There was once a law about not selling certain goods on Sunday. (There still are restrictions). Though selling fruit was allowed. People got round this by selling an orange, say, for an overly high price and giving away a free spanner, or whatever else it was that was banned.
The interesting thing about this is that THERE ARE NO LAWS FOR GIVING. All the laws are attached to selling things. Anything bought or sold attracts a huge amount of legislation to protect the consumer, supposedly, or protect the seller, supposedly, or protect society, supposedly. Things have to have date stamps, and other labels. They have restrictions on what times or days they can be sold. Cars have to be registered. There are inspectors to enforce environmental health laws. Electrical goods can’t be sold at Jumble Sales. The list goes on and on.
A famous example of selling restrictions is the greengrocer who refused to sell bananas in kilos, and stuck to pounds and ounces. He was subjected to the law because he was SELLING bananas. If he gave them away, maybe free with an expensive paper clip, he could have set up his own rules.
With the old fashioned full spectrum light bulbs being phased out, I was wondering if the same selling loophole could be used. Maybe I could buy a paper clip for £1.20 and get a free light bulb! The same may apply to all the herbal remedies being phased out by new EU rules.
It is interesting that if you give money to charity, you can reclaim tax. This is another useful way of bypassing some of the rules. Another loophole is that gifts from abroad are not subject to import duty as imported bought goods are.
It is said that “possession is nine tenths of the law”. Buying and selling implies possession, and I wonder if there would be much law left without it.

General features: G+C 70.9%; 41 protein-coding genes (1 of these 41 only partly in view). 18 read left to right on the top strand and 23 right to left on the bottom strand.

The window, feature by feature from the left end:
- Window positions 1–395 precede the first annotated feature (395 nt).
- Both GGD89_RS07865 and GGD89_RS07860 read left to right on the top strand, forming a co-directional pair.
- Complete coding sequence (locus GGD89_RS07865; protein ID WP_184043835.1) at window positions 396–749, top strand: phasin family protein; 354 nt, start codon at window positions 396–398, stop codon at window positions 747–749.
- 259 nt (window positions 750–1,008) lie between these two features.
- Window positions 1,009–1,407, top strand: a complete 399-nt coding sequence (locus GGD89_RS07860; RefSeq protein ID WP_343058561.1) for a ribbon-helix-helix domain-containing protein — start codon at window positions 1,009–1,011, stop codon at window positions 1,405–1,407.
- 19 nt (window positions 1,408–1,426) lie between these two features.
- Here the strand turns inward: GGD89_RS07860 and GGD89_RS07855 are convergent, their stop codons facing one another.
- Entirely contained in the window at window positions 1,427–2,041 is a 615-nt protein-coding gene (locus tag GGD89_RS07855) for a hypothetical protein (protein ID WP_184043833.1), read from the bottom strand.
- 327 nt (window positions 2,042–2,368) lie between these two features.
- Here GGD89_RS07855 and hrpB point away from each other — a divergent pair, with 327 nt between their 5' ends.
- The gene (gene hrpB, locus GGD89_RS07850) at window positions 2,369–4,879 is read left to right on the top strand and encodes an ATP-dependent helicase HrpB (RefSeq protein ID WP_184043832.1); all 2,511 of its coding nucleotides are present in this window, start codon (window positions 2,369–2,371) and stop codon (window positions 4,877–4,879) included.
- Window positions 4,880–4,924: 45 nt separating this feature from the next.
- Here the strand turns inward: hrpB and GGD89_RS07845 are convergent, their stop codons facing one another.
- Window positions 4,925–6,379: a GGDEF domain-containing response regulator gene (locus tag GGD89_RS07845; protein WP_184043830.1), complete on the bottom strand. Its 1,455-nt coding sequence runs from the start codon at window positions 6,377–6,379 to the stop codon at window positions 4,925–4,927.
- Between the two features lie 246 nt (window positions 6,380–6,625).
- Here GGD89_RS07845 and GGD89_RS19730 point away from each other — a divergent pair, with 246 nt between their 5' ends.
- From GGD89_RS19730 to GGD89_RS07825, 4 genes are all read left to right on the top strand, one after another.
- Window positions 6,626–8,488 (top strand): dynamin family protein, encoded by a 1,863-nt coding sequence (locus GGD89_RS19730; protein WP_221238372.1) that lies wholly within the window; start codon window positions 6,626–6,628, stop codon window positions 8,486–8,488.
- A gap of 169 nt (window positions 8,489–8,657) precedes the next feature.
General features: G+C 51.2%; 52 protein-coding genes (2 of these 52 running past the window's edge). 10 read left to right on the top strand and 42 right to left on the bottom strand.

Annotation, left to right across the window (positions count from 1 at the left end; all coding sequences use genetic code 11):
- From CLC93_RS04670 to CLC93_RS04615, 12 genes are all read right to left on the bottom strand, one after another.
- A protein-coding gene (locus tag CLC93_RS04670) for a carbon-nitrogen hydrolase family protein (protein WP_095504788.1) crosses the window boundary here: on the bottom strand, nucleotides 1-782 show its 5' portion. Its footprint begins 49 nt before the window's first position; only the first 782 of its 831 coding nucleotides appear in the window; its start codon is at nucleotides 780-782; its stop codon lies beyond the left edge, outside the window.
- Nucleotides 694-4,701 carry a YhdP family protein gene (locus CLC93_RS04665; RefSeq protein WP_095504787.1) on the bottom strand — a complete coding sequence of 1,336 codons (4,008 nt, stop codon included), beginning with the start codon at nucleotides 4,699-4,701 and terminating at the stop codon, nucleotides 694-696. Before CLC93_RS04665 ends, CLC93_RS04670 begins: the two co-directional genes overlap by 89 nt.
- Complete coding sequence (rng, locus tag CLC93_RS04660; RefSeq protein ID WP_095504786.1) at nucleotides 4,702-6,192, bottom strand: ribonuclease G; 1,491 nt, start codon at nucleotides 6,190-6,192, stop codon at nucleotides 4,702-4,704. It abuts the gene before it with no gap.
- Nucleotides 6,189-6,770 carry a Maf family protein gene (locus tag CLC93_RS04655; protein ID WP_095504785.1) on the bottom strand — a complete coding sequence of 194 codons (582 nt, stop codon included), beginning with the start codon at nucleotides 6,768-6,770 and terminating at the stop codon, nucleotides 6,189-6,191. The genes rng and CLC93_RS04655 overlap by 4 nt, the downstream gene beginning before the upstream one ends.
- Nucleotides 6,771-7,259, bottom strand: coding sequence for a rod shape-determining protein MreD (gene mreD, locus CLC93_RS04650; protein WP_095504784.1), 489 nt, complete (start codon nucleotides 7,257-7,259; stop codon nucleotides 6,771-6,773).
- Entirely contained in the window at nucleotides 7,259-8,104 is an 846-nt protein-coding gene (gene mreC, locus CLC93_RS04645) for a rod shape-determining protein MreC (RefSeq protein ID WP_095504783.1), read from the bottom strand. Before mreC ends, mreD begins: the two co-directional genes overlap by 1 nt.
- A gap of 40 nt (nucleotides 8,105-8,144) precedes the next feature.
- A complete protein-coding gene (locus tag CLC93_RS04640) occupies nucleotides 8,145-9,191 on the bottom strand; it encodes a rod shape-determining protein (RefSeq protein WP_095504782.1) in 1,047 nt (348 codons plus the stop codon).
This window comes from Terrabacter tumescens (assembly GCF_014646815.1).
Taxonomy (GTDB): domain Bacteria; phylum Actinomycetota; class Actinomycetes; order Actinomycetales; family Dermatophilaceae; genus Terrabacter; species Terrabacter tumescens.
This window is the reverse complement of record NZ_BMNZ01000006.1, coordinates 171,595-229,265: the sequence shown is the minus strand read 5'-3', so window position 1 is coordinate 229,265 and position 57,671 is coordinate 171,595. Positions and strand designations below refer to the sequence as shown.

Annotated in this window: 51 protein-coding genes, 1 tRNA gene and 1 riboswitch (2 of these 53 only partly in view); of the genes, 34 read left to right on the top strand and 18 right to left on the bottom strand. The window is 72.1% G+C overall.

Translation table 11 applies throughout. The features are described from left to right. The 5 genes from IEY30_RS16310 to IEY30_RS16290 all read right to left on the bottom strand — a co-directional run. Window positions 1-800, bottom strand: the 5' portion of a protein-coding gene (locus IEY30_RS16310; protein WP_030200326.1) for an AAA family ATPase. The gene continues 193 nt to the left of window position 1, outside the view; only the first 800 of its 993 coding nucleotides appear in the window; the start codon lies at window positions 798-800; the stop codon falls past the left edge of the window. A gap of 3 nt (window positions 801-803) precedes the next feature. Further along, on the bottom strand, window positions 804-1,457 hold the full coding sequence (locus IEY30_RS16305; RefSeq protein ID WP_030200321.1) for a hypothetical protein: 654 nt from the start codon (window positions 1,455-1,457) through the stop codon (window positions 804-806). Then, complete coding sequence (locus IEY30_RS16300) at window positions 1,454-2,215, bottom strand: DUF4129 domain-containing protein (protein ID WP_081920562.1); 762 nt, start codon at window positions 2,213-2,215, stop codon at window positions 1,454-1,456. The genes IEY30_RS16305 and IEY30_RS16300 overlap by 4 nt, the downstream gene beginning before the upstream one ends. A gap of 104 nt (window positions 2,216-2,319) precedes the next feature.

If you buy something with money, you pay for it with money you earned, money that was used to buy you. If you pay for someone’s services, you temporarily own them and tell them what to do for that time. The energy of ownership and possession passes round with the money. I think this is one reason we get attached to things that we buy, because they represent the exchange of our labour for someone else, on someone else’s agenda. The money represents that sacrifice, and we do not want to feel we have sacrificed ourselves for nothing, we want something in return, something to make us feel it was worth it.
If something comes as a gift (a true gift, where hidden conditions are attached), we are more likely to pass it on as a gift, and it has no subliminal symbol of sacrifice attached to it.
We are being driven towards a choice, as always. If we let go of the money, we can shake off the laws and regulations that control us and all the products and food and services we buy. If we stick with the money, we are stuck with the laws, or with constantly fighting against the laws.
(See also: The Gift Economy, Stuff, Taxing, The Cost of Money, Shelf Life)